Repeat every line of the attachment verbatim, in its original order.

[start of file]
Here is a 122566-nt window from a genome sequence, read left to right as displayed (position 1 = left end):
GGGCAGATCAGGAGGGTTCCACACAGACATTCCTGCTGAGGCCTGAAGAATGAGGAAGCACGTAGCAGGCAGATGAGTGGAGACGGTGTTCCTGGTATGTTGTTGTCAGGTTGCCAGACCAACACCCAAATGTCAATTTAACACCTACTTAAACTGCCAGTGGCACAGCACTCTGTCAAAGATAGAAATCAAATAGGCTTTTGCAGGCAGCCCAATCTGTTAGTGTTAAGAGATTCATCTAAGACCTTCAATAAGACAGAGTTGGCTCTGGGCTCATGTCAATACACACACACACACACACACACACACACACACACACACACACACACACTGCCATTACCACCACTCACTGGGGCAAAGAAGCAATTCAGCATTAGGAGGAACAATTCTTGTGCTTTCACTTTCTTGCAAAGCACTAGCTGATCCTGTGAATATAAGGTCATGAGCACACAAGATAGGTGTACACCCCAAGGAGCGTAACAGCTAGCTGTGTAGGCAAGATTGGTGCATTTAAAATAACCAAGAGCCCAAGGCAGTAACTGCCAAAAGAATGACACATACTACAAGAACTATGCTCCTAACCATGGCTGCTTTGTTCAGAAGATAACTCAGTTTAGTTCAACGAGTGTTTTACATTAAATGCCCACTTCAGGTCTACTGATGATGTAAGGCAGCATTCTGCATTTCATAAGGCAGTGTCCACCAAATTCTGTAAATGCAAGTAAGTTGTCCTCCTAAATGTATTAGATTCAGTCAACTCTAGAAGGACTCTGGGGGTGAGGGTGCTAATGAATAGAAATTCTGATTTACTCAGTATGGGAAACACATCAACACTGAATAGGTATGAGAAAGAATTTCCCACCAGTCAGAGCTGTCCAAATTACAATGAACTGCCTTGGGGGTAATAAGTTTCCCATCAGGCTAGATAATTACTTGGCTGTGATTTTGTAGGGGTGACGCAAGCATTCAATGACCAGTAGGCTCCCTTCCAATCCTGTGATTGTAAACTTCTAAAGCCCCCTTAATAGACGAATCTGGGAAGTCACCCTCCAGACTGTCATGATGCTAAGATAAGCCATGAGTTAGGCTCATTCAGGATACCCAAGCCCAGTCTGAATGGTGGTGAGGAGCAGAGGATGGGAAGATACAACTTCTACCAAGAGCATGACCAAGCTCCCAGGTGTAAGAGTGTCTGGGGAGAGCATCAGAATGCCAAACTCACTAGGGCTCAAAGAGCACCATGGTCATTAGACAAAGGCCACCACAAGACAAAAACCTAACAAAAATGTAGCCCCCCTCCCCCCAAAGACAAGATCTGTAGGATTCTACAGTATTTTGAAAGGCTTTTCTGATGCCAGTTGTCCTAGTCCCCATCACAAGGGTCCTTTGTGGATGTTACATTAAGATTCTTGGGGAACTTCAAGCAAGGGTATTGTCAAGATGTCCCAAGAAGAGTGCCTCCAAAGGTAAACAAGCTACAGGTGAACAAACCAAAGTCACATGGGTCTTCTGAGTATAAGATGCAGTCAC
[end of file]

Here is a 122566-nt window from a genome sequence, read left to right as displayed (position 1 = left end):
GGGCAGATCAGGAGGGTTCCACACAGACATTCCTGCTGAGGCCTGAAGAATGAGGAAGCACGTAGCAGGCAGATGAGTGGAGACGGTGTTCCTGGTATGTTGTTGTCAGGTTGCCAGACCAACACCCAAATGTCAATTTAACACCTACTTAAACTGCCAGTGGCACAGCACTCTGTCAAAGATAGAAATCAAATAGGCTTTTGCAGGCAGCCCAATCTGTTAGTGTTAAGAGATTCATCTAAGACCTTCAATAAGACAGAGTTGGCTCTGGGCTCATGTCAATACACACACACACACACACACACACACACACACACACACACACACACACTGCCATTACCACCACTCACTGGGGCAAAGAAGCAATTCAGCATTAGGAGGAACAATTCTTGTGCTTTCACTTTCTTGCAAAGCACTAGCTGATCCTGTGAATATAAGGTCATGAGCACACAAGATAGGTGTACACCCCAAGGAGCGTAACAGCTAGCTGTGTAGGCAAGATTGGTGCATTTAAAATAACCAAGAGCCCAAGGCAGTAACTGCCAAAAGAATGACACATACTACAAGAACTATGCTCCTAACCATGGCTGCTTTGTTCAGAAGATAACTCAGTTTAGTTCAACGAGTGTTTTACATTAAATGCCCACTTCAGGTCTACTGATGATGTAAGGCAGCATTCTGCATTTCATAAGGCAGTGTCCACCAAATTCTGTAAATGCAAGTAAGTTGTCCTCCTAAATGTATTAGATTCAGTCAACTCTAGAAGGACTCTGGGGGTGAGGGTGCTAATGAATAGAAATTCTGATTTACTCAGTATGGGAAACACATCAACACTGAATAGGTATGAGAAAGAATTTCCCACCAGTCAGAGCTGTCCAAATTACAATGAACTGCCTTGGGGGTAATAAGTTTCCCATCAGGCTAGATAATTACTTGGCTGTGATTTTGTAGGGGTGACGCAAGCATTCAATGACCAGTAGGCTCCCTTCCAATCCTGTGATTGTAAACTTCTAAAGCCCCCTTAATAGACGAATCTGGGAAGTCACCCTCCAGACTGTCATGATGCTAAGATAAGCCATGAGTTAGGCTCATTCAGGATACCCAAGCCCAGTCTGAATGGTGGTGAGGAGCAGAGGATGGGAAGATACAACTTCTACCAAGAGCATGACCAAGCTCCCAGGTGTAAGAGTGTCTGGGGAGAGCATCAGAATGCCAAACTCACTAGGGCTCAAAGAGCACCATGGTCATTAGACAAAGGCCACCACAAGACAAAAACCTAACAAAAATGTAGCCCCCCTCCCCCCAAAGACAAGATCTGTAGGATTCTACAGTATTTTGAAAGGCTTTTCTGATGCCAGTTGTCCTAGTCCCCATCACAAGGGTCCTTTGTGGATGTTACATTAAGATTCTTGGGGAACTTCAAGCAAGGGTATTGTCAAGATGTCCCAAGAAGAGTGCCTCCAAAGGTAAACAAGCTACAGGTGAACAAACCAAAGTCACATGGGTCTTCTGAGTATAAGATGCAGTCAC